Hey, Belleville, help save the planet!

Posted by on March 14, 2011 at 1:46 am.

Want to save the planet? Get your index fingers ready.

On March 26 at 8:30 p.m., residents and corporations all over the world will be shutting off their lights for 60 minutes.

Earth Hour is considered one of the biggest voluntary actions in history. According to earthhour.org, the website created by the World Wildlife Fund, in 2010 Earth Hour became the world’s largest-ever global climate change initiative.

Belleville residents say they might use the hour to do simple things they wouldn’t normally think of doing.

Ashley Ballenthin is just going to enjoy nature.

“I’d probably go take a walk and actually enjoy being outside,” says Ballenthin. “You’re so busy in the day that you never really appreciate outside.”

Alexa Hansen-Forson doesn’t have too much planned.

“I celebrate it very minimally,” said Hansen-Forson. “Like I’ve done in the past, by turning off all the power in the house.”

Hansen-Forson recognizes the value of Earth Hour: “I think it’s to raise awareness that things need to be cut back, at the rate our civilization is going.”

Businesses in Belleville are participating, dimming lights and signage.

“We shut off the road sign and shut off a lot of the lights in the hotel,” said Brad Williams, general manager of the Clarion Inn and Suites in Belleville. “The guests understand because the whole street does it and we just follow suit.”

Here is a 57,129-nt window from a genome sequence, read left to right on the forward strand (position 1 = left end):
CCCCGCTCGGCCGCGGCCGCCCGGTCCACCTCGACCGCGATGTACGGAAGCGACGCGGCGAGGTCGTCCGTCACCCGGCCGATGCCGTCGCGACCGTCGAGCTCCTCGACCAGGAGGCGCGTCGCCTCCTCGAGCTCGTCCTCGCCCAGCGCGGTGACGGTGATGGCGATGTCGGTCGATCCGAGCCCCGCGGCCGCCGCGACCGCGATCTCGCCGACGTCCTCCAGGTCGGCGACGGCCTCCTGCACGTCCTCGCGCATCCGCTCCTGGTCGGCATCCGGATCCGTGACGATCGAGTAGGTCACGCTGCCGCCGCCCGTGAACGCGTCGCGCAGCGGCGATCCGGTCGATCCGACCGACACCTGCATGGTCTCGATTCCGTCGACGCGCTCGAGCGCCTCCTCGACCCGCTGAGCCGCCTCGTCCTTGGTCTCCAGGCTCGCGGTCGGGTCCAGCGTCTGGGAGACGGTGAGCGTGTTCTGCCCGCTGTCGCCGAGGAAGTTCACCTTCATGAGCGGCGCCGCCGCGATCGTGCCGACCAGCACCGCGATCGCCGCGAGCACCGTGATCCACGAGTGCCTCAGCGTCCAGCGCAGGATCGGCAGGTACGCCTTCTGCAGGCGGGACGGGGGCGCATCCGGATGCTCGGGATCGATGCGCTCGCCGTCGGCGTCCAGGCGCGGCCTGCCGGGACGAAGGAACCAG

At the Quinte Mall, exteriors signs are dimmed and individual stores are encouraged to turn off whatever lights they can. In the concourse, just enough lights are left on to keep things safe.

“We have participated in Earth Hour for the last two years and we will this year,” said Greg Taylor, general manager of the mall. “We encourage all the retailers to participate.”

In previous years Belleville’s green task force committee, headed by city councillor Tom Lafferty has encouraged residents and businesses to get involved with Earth Hour. The committee may plan to do the same this year but none of the members were available for comment.

Some question the validity of switching off lights for only one hour a year but the exercise is meant as a message.

“The main point of Earth Hour,” reads earthhour.org, “is to show the world that a solution to the world’s environmental challenges is possible if we work on them together.”

Earth Hour began in 2007, organized in Sydney, Australia, by the World Wildlife Fund. More than two million residents and businesses worked together to organize an hour of darkness.

The idea caught on and in 2008 and spread throughout the world, with 35 countries and 371 cities. There were an estimated 50 million individuals who turned out their lights.

By 2010, the number of participating countries and territories had ballooned to over 120.

 

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